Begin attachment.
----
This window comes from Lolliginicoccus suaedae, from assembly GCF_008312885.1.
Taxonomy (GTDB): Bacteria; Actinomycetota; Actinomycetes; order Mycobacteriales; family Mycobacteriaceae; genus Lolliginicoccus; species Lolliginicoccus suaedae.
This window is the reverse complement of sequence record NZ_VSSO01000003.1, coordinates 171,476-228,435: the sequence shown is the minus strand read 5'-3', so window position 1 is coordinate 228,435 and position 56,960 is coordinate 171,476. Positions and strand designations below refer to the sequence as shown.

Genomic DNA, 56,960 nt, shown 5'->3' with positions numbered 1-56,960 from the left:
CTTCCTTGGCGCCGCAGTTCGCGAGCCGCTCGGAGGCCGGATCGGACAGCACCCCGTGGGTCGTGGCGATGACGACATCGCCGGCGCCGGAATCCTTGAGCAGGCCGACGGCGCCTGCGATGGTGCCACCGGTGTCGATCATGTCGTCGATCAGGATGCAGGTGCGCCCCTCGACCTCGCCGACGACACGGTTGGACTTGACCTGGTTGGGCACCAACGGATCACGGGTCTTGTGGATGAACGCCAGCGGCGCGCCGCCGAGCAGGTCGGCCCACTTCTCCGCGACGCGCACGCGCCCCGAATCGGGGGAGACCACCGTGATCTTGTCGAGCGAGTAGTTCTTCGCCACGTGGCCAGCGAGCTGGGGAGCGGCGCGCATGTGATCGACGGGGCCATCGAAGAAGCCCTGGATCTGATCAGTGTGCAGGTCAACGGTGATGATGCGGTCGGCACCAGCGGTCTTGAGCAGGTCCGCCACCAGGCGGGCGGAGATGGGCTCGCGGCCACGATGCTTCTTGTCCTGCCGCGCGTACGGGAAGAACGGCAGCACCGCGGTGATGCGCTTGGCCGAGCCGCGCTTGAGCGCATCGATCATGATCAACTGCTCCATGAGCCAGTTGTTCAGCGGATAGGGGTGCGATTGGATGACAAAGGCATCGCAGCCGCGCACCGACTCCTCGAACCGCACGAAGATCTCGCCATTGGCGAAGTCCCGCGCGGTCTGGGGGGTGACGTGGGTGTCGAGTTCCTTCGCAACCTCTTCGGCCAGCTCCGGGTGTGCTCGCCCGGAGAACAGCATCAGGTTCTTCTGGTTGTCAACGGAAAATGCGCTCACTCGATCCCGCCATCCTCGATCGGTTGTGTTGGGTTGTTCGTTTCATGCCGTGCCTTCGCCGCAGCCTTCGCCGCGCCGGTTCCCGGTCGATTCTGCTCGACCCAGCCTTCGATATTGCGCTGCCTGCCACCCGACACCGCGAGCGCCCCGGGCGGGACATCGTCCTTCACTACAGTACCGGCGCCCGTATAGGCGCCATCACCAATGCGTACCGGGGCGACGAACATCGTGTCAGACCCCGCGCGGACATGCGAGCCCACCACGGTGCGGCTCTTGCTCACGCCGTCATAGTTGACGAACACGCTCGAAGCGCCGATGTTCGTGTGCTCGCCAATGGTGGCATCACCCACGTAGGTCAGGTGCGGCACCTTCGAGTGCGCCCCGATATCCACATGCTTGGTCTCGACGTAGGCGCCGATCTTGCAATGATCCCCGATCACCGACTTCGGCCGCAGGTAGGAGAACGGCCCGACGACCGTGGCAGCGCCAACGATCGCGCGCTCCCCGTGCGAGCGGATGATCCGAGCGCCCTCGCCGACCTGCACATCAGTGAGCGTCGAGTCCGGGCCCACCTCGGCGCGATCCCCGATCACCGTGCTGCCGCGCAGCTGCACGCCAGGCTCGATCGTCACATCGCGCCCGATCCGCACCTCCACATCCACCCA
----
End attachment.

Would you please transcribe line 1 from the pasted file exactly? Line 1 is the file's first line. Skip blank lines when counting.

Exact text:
This window comes from Lolliginicoccus suaedae, from assembly GCF_008312885.1.